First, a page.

Did you know that how much you weigh in your hometown is different from what you would weigh if you moved somewhere else? Since weight is caused by how much gravity is pulling you down onto whatever surface you’re on right now, it changes depending on where you are. If you’re on the moon, you would weight 1/6th your regular weight, because the moon’s gravity is 1/6th of Earth’s.
But it also changes for different locations on the Earth. You would weigh slightly less on the summit of Mt. Everest, because you’d be further away from most of the Earth’s mass. Or at least, further away from mean sea level, which is closer to where things are normally weighed. It’s even different depending on what city you’re in. If your scale is accurate to more than 2 decimal place, you should calibrate it with a standard mass when you move it far away.
So, if you want to weigh less, you can try going to Denver, CO, where you’ll be over 1 mile above sea level. Since you’re further away from the center of the Earth, you’ll weigh less. Not much less. And your mass will still be the same.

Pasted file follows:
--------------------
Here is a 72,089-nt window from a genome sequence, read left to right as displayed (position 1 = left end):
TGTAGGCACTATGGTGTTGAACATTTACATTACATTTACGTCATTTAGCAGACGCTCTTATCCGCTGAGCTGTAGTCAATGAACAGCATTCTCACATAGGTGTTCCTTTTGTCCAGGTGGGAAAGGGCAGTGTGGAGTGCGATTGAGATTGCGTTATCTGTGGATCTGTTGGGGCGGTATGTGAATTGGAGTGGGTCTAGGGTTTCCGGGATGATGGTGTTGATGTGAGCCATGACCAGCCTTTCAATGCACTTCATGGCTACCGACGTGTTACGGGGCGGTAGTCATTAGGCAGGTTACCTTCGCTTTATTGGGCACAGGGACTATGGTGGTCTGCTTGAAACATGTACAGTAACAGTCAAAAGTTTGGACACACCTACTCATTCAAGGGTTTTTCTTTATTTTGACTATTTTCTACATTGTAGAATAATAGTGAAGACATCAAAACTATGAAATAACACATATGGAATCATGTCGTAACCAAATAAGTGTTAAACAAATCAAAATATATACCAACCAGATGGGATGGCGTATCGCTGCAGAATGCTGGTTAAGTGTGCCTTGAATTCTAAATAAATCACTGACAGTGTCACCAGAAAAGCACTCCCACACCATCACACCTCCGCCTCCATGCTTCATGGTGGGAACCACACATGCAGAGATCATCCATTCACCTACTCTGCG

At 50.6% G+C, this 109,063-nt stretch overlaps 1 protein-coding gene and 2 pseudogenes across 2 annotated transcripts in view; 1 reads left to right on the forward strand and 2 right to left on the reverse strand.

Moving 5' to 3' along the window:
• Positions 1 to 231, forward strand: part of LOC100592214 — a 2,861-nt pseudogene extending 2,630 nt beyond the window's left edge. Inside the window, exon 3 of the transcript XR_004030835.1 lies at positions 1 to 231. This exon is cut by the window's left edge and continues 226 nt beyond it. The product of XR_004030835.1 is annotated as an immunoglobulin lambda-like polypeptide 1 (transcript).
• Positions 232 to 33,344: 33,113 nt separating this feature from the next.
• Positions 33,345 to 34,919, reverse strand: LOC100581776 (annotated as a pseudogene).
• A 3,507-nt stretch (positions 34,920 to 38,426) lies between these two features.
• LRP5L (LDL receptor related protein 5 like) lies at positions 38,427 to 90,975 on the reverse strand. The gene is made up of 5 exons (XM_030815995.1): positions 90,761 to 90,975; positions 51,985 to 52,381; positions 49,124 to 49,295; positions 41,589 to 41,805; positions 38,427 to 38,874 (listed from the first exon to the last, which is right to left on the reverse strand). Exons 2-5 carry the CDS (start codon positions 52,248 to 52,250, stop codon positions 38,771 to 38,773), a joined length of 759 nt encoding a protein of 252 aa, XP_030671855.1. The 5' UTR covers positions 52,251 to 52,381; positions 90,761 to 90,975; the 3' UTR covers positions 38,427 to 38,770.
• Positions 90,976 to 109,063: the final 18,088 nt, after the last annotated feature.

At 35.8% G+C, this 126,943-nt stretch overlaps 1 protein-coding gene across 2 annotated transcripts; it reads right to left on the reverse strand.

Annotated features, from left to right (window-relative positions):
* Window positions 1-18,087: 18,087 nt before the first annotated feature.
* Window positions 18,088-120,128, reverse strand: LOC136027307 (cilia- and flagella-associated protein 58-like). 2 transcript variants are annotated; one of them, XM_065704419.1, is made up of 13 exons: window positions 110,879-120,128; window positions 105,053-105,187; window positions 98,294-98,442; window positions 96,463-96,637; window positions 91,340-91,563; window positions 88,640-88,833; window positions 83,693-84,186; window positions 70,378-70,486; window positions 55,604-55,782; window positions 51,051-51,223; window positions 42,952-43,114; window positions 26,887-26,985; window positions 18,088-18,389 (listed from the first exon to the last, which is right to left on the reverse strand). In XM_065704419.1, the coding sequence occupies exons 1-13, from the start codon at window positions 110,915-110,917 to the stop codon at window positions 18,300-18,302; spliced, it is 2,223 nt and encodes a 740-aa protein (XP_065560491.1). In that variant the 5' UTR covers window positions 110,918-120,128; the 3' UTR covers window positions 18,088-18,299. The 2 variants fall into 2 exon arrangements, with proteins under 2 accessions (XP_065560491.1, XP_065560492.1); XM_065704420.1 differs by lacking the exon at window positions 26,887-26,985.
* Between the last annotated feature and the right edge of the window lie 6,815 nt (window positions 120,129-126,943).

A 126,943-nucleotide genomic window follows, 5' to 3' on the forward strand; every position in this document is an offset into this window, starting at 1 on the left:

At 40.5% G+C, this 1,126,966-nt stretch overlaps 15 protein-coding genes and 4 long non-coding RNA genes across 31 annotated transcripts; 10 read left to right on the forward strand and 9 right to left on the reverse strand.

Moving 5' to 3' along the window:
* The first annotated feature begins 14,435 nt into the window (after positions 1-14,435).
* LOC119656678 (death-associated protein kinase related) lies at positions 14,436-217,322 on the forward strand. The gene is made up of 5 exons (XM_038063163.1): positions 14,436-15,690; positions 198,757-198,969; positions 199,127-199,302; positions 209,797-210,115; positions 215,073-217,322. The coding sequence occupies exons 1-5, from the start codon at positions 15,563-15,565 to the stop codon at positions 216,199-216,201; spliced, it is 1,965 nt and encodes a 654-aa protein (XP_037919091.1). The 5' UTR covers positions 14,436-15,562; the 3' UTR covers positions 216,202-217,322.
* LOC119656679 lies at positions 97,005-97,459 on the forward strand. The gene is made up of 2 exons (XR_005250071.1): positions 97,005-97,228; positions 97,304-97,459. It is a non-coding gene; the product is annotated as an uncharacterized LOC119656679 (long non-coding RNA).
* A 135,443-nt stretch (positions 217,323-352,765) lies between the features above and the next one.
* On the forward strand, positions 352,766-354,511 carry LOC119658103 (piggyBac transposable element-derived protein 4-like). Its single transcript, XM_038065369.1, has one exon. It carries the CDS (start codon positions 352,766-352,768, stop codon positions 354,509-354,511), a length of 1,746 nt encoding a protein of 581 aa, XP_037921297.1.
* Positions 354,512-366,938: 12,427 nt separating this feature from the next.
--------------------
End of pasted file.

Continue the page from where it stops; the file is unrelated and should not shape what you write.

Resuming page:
That’s right. Weight and mass are different things. Weight is how much gravity is pulling you down. Mass is how much matter you’re made of. So you’ll weigh less in Denver than New York (or Watchung), but your mass would be the same.
Yes, there is a conversion between them. 1 Kg is 2.2 pounds (really 2.205). And this time we are comparing apples to oranges, because grams is mass, and pounds is weight. I expect that this conversion is only valid at mean sea level at the equator.
All right, mean sea level makes sense, since that’s elevation which we just talked about. Why the equator? Because the Earth isn’t a sphere. It’s really an oblate spheroid. That means that it bulges out a little bit at the equator because of centrifugal force of its spinning. Earth’s equatorial diameter is 7926.385 miles and the polar diameter is 7899.9 miles.
I was inspired to write this post when reading http://what-if.xkcd.com/67/.